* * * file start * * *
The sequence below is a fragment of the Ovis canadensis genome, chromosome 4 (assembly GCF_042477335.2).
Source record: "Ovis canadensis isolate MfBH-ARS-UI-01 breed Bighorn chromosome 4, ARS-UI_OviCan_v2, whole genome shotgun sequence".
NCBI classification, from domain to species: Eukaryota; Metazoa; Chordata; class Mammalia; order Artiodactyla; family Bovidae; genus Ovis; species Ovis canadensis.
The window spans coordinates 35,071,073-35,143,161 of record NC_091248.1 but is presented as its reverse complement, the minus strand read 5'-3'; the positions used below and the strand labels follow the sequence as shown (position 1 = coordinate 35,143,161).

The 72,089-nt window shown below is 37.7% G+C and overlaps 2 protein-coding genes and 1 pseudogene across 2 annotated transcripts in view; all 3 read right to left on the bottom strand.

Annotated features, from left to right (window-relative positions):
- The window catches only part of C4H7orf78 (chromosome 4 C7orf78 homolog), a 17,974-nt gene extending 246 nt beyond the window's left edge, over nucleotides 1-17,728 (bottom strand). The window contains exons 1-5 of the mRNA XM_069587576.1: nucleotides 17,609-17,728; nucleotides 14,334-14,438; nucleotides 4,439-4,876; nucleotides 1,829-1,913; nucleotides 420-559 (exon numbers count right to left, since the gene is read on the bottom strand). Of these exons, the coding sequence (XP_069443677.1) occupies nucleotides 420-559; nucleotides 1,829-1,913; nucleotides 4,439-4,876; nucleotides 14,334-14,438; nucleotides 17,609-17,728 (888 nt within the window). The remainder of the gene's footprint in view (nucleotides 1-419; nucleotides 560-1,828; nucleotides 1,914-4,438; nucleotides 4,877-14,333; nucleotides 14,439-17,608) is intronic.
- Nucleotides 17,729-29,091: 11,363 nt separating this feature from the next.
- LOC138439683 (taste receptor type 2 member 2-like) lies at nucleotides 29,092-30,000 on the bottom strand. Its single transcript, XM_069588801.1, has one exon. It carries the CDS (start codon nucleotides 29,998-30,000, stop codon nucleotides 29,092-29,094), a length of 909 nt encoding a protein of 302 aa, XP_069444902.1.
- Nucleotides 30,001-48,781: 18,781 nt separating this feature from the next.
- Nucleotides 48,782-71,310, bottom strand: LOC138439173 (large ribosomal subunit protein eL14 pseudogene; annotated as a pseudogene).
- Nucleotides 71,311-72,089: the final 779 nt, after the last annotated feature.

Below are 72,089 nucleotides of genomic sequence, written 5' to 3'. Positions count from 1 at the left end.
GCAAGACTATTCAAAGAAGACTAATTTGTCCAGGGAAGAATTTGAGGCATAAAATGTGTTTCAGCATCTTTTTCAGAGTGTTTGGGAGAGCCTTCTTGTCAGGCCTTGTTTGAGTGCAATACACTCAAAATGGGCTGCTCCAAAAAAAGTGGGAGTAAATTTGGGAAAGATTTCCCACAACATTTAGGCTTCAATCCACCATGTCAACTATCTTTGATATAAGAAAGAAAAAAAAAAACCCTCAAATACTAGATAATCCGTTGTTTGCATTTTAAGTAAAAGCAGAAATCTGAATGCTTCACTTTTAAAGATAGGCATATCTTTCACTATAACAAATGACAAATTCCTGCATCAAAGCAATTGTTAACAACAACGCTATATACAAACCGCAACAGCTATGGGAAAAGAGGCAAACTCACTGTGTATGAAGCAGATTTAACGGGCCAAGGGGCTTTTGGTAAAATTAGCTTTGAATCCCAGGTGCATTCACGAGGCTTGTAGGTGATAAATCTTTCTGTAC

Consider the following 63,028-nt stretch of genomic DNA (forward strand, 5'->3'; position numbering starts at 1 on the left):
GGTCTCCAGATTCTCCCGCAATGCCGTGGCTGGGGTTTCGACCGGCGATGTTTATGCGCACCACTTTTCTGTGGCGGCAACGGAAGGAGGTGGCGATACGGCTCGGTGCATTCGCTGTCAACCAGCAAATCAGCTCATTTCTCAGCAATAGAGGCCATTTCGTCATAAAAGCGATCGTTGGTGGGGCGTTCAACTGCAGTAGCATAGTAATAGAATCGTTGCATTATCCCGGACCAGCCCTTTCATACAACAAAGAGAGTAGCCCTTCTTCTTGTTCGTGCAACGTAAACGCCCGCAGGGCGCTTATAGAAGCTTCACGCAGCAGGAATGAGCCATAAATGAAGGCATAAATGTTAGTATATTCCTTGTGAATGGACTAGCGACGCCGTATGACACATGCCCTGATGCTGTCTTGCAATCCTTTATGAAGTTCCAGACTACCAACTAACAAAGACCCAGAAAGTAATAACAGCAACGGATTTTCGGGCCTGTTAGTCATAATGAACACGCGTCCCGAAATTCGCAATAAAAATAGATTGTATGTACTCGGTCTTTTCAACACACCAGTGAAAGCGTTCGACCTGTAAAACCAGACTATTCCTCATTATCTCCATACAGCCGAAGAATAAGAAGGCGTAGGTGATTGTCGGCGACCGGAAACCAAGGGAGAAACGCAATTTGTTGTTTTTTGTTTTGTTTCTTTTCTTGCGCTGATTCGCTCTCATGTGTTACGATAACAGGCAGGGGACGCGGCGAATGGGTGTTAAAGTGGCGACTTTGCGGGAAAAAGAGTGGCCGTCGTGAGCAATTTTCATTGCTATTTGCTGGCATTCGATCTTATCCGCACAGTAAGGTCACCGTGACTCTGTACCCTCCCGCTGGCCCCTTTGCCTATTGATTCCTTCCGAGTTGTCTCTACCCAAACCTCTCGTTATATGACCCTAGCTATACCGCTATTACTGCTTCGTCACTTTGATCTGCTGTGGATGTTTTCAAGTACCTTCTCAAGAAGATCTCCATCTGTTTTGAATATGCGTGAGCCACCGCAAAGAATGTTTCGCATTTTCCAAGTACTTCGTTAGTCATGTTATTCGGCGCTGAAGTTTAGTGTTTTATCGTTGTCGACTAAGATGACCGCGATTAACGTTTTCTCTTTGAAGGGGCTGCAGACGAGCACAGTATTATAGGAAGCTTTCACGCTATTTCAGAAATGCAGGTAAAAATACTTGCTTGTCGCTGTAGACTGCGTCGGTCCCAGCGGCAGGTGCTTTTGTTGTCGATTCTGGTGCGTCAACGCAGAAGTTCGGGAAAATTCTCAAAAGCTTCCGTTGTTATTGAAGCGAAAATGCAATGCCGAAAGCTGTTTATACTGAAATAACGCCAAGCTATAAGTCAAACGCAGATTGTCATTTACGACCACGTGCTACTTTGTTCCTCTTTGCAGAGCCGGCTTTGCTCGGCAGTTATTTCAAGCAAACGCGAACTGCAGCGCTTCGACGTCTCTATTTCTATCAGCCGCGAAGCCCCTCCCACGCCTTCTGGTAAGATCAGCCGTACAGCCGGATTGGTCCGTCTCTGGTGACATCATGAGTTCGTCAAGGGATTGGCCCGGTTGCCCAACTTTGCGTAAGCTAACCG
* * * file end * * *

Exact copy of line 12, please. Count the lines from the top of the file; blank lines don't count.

- Nucleotides 71,311-72,089: the final 779 nt, after the last annotated feature.